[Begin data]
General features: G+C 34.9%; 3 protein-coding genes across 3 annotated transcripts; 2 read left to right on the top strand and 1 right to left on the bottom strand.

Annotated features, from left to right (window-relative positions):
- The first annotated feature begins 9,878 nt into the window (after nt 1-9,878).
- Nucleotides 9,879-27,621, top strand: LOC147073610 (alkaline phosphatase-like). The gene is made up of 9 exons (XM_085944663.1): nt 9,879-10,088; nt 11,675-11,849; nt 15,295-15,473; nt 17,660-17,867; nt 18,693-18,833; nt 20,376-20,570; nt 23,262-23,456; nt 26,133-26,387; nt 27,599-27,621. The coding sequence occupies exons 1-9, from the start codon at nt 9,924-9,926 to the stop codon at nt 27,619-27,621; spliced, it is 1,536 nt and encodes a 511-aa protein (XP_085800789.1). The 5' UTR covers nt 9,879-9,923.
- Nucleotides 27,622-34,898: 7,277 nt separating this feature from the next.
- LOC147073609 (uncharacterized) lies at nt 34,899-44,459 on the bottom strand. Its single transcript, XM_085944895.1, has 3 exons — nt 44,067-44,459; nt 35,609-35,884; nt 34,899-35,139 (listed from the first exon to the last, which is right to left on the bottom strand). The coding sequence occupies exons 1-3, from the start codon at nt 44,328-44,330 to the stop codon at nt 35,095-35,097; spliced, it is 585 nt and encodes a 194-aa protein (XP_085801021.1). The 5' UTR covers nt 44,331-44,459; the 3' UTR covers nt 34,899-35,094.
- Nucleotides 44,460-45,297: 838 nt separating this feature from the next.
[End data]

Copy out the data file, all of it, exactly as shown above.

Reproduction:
General features: G+C 34.9%; 3 protein-coding genes across 3 annotated transcripts; 2 read left to right on the top strand and 1 right to left on the bottom strand.

Annotated features, from left to right (window-relative positions):
- The first annotated feature begins 9,878 nt into the window (after nt 1-9,878).
- Nucleotides 9,879-27,621, top strand: LOC147073610 (alkaline phosphatase-like). The gene is made up of 9 exons (XM_085944663.1): nt 9,879-10,088; nt 11,675-11,849; nt 15,295-15,473; nt 17,660-17,867; nt 18,693-18,833; nt 20,376-20,570; nt 23,262-23,456; nt 26,133-26,387; nt 27,599-27,621. The coding sequence occupies exons 1-9, from the start codon at nt 9,924-9,926 to the stop codon at nt 27,619-27,621; spliced, it is 1,536 nt and encodes a 511-aa protein (XP_085800789.1). The 5' UTR covers nt 9,879-9,923.
- Nucleotides 27,622-34,898: 7,277 nt separating this feature from the next.
- LOC147073609 (uncharacterized) lies at nt 34,899-44,459 on the bottom strand. Its single transcript, XM_085944895.1, has 3 exons — nt 44,067-44,459; nt 35,609-35,884; nt 34,899-35,139 (listed from the first exon to the last, which is right to left on the bottom strand). The coding sequence occupies exons 1-3, from the start codon at nt 44,328-44,330 to the stop codon at nt 35,095-35,097; spliced, it is 585 nt and encodes a 194-aa protein (XP_085801021.1). The 5' UTR covers nt 44,331-44,459; the 3' UTR covers nt 34,899-35,094.
- Nucleotides 44,460-45,297: 838 nt separating this feature from the next.